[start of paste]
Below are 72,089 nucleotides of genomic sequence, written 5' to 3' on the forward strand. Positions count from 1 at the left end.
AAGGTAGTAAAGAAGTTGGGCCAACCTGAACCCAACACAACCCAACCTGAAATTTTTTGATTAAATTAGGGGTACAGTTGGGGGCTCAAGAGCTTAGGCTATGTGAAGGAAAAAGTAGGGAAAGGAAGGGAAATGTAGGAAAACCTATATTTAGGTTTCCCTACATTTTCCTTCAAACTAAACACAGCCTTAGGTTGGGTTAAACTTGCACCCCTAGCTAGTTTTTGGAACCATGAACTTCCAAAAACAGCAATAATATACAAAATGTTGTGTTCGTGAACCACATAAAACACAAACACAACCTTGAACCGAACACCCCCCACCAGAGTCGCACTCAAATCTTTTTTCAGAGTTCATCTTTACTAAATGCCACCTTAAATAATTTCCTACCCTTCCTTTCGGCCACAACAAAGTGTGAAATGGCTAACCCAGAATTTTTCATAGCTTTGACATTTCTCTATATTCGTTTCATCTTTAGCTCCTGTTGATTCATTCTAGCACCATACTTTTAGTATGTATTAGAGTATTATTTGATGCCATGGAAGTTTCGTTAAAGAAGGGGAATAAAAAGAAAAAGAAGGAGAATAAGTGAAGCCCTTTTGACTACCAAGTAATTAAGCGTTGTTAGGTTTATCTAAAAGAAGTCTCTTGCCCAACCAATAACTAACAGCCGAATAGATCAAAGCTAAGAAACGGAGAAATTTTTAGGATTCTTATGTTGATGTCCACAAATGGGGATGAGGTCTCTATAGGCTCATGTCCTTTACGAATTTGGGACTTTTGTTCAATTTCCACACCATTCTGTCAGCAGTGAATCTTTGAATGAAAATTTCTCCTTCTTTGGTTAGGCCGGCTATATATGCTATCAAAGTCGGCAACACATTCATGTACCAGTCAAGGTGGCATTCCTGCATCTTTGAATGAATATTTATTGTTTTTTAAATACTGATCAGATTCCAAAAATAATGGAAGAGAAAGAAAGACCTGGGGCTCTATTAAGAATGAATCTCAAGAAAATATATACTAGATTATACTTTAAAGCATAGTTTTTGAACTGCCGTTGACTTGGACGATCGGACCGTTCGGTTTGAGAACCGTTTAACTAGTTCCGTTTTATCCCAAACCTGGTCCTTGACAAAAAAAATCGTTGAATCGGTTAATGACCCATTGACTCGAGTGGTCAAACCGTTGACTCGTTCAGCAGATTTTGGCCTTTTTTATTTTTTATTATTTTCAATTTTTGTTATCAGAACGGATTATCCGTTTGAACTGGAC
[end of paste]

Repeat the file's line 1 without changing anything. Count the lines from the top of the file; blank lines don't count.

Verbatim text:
Below are 72,089 nucleotides of genomic sequence, written 5' to 3' on the forward strand. Positions count from 1 at the left end.